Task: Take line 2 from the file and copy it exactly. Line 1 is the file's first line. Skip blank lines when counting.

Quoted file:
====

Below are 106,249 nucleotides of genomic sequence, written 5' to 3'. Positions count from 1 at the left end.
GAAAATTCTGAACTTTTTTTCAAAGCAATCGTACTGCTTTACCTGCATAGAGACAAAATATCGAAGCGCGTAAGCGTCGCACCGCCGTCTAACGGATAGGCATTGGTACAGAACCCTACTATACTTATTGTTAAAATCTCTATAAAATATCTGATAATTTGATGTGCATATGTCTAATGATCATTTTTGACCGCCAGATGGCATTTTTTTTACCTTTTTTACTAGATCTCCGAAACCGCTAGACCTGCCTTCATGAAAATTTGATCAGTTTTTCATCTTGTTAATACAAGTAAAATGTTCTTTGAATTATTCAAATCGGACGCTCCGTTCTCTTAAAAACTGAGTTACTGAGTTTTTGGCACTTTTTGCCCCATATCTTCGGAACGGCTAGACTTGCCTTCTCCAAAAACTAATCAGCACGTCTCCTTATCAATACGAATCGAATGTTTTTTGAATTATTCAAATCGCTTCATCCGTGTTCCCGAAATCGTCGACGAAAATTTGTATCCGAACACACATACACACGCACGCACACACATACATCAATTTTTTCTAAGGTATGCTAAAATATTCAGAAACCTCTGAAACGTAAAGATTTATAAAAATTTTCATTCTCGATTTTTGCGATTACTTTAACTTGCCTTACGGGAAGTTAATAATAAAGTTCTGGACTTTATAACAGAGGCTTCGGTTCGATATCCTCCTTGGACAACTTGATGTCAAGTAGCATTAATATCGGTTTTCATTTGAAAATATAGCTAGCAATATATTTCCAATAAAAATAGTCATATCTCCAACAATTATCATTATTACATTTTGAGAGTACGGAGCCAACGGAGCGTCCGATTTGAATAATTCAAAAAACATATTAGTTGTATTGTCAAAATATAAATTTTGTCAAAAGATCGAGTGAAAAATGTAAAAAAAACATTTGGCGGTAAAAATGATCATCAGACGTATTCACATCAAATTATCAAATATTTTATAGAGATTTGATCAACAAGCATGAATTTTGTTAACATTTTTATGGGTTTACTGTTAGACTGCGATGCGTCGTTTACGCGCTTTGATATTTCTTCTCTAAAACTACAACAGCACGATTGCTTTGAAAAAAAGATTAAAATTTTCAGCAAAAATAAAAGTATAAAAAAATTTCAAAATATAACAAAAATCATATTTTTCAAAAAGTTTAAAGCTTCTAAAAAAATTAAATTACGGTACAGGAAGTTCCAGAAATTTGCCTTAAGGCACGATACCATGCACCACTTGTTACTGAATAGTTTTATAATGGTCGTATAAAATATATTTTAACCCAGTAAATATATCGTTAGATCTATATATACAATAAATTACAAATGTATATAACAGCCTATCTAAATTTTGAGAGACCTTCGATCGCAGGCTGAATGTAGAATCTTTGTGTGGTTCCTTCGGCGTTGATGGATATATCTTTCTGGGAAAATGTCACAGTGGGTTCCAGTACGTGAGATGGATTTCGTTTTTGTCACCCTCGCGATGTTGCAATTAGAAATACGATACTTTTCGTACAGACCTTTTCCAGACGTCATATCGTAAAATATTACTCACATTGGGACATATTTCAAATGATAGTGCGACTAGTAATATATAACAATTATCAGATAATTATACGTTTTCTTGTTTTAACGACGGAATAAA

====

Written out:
GAAAATTCTGAACTTTTTTTCAAAGCAATCGTACTGCTTTACCTGCATAGAGACAAAATATCGAAGCGCGTAAGCGTCGCACCGCCGTCTAACGGATAGGCATTGGTACAGAACCCTACTATACTTATTGTTAAAATCTCTATAAAATATCTGATAATTTGATGTGCATATGTCTAATGATCATTTTTGACCGCCAGATGGCATTTTTTTTACCTTTTTTACTAGATCTCCGAAACCGCTAGACCTGCCTTCATGAAAATTTGATCAGTTTTTCATCTTGTTAATACAAGTAAAATGTTCTTTGAATTATTCAAATCGGACGCTCCGTTCTCTTAAAAACTGAGTTACTGAGTTTTTGGCACTTTTTGCCCCATATCTTCGGAACGGCTAGACTTGCCTTCTCCAAAAACTAATCAGCACGTCTCCTTATCAATACGAATCGAATGTTTTTTGAATTATTCAAATCGCTTCATCCGTGTTCCCGAAATCGTCGACGAAAATTTGTATCCGAACACACATACACACGCACGCACACACATACATCAATTTTTTCTAAGGTATGCTAAAATATTCAGAAACCTCTGAAACGTAAAGATTTATAAAAATTTTCATTCTCGATTTTTGCGATTACTTTAACTTGCCTTACGGGAAGTTAATAATAAAGTTCTGGACTTTATAACAGAGGCTTCGGTTCGATATCCTCCTTGGACAACTTGATGTCAAGTAGCATTAATATCGGTTTTCATTTGAAAATATAGCTAGCAATATATTTCCAATAAAAATAGTCATATCTCCAACAATTATCATTATTACATTTTGAGAGTACGGAGCCAACGGAGCGTCCGATTTGAATAATTCAAAAAACATATTAGTTGTATTGTCAAAATATAAATTTTGTCAAAAGATCGAGTGAAAAATGTAAAAAAAACATTTGGCGGTAAAAATGATCATCAGACGTATTCACATCAAATTATCAAATATTTTATAGAGATTTGATCAACAAGCATGAATTTTGTTAACATTTTTATGGGTTTACTGTTAGACTGCGATGCGTCGTTTACGCGCTTTGATATTTCTTCTCTAAAACTACAACAGCACGATTGCTTTGAAAAAAAGATTAAAATTTTCAGCAAAAATAAAAGTATAAAAAAATTTCAAAATATAACAAAAATCATATTTTTCAAAAAGTTTAAAGCTTCTAAAAAAATTAAATTACGGTACAGGAAGTTCCAGAAATTTGCCTTAAGGCACGATACCATGCACCACTTGTTACTGAATAGTTTTATAATGGTCGTATAAAATATATTTTAACCCAGTAAATATATCGTTAGATCTATATATACAATAAATTACAAATGTATATAACAGCCTATCTAAATTTTGAGAGACCTTCGATCGCAGGCTGAATGTAGAATCTTTGTGTGGTTCCTTCGGCGTTGATGGATATATCTTTCTGGGAAAATGTCACAGTGGGTTCCAGTACGTGAGATGGATTTCGTTTTTGTCACCCTCGCGATGTTGCAATTAGAAATACGATACTTTTCGTACAGACCTTTTCCAGACGTCATATCGTAAAATATTACTCACATTGGGACATATTTCAAATGATAGTGCGACTAGTAATATATAACAATTATCAGATAATTATACGTTTTCTTGTTTTAACGACGGAATAAA